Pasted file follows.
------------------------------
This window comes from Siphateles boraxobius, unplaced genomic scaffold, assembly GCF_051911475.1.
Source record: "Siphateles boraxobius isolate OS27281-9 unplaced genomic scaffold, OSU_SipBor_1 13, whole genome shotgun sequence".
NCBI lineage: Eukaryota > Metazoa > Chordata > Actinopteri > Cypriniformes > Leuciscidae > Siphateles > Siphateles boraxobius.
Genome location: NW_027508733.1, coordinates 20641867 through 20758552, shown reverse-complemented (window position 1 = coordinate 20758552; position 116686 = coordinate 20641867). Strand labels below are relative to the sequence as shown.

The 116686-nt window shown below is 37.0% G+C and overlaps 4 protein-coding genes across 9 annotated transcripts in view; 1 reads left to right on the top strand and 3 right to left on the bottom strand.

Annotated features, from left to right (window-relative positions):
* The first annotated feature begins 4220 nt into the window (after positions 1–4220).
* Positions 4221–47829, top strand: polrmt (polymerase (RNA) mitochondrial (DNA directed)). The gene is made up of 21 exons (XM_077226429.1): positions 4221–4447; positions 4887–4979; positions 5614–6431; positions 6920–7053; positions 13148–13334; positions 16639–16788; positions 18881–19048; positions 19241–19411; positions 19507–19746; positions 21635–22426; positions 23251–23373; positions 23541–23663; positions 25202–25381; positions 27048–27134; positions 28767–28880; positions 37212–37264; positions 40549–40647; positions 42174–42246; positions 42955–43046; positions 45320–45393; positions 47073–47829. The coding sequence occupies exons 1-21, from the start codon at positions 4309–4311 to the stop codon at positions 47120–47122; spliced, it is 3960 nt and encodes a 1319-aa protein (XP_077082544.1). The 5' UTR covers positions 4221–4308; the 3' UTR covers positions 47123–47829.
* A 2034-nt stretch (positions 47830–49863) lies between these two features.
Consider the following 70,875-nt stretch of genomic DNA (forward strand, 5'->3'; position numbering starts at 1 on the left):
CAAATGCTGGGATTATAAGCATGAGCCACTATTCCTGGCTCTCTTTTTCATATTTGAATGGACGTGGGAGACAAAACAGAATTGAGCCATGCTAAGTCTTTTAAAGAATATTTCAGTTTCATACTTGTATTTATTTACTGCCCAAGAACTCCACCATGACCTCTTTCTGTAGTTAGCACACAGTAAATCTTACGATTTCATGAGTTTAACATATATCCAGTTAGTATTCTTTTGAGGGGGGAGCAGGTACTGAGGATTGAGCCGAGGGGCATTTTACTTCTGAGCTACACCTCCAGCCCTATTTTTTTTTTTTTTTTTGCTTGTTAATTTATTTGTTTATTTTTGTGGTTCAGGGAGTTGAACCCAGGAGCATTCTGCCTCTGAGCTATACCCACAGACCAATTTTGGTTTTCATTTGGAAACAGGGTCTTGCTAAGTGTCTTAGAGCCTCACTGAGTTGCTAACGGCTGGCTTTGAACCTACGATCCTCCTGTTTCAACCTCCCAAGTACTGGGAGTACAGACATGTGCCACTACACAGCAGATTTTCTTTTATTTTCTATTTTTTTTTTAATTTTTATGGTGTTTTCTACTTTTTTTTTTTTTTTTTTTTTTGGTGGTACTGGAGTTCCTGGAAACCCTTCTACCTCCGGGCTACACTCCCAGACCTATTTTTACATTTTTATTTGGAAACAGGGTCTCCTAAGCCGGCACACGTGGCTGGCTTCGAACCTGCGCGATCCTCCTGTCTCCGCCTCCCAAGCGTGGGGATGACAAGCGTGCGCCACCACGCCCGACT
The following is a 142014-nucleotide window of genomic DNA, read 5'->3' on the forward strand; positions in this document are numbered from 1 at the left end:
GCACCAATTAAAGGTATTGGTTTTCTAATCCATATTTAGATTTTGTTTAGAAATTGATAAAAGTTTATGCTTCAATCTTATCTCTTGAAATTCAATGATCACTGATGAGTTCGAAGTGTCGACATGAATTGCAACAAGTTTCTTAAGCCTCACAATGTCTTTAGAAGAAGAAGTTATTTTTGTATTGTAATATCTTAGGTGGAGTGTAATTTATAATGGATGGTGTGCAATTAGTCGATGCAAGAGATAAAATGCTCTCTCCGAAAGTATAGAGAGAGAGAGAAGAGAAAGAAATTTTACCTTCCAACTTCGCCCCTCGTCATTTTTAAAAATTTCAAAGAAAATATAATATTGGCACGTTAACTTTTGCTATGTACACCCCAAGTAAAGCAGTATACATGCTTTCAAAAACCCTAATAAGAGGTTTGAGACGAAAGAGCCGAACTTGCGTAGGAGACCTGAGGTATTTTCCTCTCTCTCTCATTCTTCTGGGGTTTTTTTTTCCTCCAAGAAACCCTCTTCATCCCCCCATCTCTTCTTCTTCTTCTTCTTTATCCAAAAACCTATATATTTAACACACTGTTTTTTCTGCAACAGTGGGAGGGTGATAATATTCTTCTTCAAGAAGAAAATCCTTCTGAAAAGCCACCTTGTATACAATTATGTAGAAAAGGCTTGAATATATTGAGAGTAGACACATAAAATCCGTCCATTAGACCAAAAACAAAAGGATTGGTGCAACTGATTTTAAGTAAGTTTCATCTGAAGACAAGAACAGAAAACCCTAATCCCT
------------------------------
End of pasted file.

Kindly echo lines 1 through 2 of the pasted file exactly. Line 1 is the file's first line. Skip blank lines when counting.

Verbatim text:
This window comes from Siphateles boraxobius, unplaced genomic scaffold, assembly GCF_051911475.1.
Source record: "Siphateles boraxobius isolate OS27281-9 unplaced genomic scaffold, OSU_SipBor_1 13, whole genome shotgun sequence".